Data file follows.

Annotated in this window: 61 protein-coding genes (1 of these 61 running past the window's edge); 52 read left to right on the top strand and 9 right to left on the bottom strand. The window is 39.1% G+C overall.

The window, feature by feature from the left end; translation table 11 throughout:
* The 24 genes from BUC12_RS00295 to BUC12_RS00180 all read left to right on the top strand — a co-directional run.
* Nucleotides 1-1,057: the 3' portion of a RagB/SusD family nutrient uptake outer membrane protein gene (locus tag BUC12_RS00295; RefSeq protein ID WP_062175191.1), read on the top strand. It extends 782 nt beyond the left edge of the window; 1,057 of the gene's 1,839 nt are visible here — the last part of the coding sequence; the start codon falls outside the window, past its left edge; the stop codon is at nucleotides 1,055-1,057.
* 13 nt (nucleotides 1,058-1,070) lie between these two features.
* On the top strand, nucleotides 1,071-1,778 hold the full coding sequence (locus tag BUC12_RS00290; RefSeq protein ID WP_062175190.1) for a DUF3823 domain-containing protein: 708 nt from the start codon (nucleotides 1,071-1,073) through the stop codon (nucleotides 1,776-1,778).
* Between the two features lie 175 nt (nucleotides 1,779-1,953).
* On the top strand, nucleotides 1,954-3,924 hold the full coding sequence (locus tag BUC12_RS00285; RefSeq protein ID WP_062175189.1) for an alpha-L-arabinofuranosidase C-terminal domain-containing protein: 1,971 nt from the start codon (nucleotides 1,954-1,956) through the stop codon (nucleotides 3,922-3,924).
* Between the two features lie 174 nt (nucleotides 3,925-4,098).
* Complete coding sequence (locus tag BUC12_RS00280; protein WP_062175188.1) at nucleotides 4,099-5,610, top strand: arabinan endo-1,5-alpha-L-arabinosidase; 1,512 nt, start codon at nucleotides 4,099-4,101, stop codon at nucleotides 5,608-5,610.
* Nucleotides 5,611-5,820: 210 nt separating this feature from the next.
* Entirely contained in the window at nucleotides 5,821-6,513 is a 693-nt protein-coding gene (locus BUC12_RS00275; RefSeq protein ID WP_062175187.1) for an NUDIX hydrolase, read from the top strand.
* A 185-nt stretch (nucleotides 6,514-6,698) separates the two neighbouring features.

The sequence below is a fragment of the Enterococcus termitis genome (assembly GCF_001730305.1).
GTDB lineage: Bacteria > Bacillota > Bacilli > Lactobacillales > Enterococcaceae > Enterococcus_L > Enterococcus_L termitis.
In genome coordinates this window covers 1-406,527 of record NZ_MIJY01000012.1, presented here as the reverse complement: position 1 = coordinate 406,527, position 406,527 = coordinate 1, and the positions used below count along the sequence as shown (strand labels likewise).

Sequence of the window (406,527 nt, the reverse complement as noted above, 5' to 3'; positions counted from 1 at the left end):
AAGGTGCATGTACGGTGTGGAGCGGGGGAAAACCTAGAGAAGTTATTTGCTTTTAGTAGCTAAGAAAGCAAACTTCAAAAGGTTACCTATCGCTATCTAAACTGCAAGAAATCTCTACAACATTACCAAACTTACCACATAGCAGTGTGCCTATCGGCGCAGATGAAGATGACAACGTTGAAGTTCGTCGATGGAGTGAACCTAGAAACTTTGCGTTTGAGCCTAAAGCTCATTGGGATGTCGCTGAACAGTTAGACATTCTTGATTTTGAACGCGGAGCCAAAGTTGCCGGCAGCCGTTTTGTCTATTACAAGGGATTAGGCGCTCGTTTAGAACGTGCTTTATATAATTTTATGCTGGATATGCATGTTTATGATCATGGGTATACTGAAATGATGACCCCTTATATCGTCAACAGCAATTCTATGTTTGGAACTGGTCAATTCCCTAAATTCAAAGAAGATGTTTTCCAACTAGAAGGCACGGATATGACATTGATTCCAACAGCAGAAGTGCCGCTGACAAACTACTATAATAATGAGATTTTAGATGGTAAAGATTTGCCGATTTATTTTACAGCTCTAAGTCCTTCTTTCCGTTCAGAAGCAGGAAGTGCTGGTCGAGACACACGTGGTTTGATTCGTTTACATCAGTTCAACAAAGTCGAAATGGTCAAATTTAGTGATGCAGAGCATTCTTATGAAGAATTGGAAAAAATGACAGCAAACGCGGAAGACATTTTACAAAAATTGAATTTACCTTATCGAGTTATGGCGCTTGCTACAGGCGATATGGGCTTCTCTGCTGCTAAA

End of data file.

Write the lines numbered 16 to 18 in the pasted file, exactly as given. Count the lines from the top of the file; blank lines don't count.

In genome coordinates this window covers 1-406,527 of record NZ_MIJY01000012.1, presented here as the reverse complement: position 1 = coordinate 406,527, position 406,527 = coordinate 1, and the positions used below count along the sequence as shown (strand labels likewise).

Sequence of the window (406,527 nt, the reverse complement as noted above, 5' to 3'; positions counted from 1 at the left end):
AAGGTGCATGTACGGTGTGGAGCGGGGGAAAACCTAGAGAAGTTATTTGCTTTTAGTAGCTAAGAAAGCAAACTTCAAAAGGTTACCTATCGCTATCTAAACTGCAAGAAATCTCTACAACATTACCAAACTTACCACATAGCAGTGTGCCTATCGGCGCAGATGAAGATGACAACGTTGAAGTTCGTCGATGGAGTGAACCTAGAAACTTTGCGTTTGAGCCTAAAGCTCATTGGGATGTCGCTGAACAGTTAGACATTCTTGATTTTGAACGCGGAGCCAAAGTTGCCGGCAGCCGTTTTGTCTATTACAAGGGATTAGGCGCTCGTTTAGAACGTGCTTTATATAATTTTATGCTGGATATGCATGTTTATGATCATGGGTATACTGAAATGATGACCCCTTATATCGTCAACAGCAATTCTATGTTTGGAACTGGTCAATTCCCTAAATTCAAAGAAGATGTTTTCCAACTAGAAGGCACGGATATGACATTGATTCCAACAGCAGAAGTGCCGCTGACAAACTACTATAATAATGAGATTTTAGATGGTAAAGATTTGCCGATTTATTTTACAGCTCTAAGTCCTTCTTTCCGTTCAGAAGCAGGAAGTGCTGGTCGAGACACACGTGGTTTGATTCGTTTACATCAGTTCAACAAAGTCGAAATGGTCAAATTTAGTGATGCAGAGCATTCTTATGAAGAATTGGAAAAAATGACAGCAAACGCGGAAGACATTTTACAAAAATTGAATTTACCTTATCGAGTTATGGCGCTTGCTACAGGCGATATGGGCTTCTCTGCTGCTAAA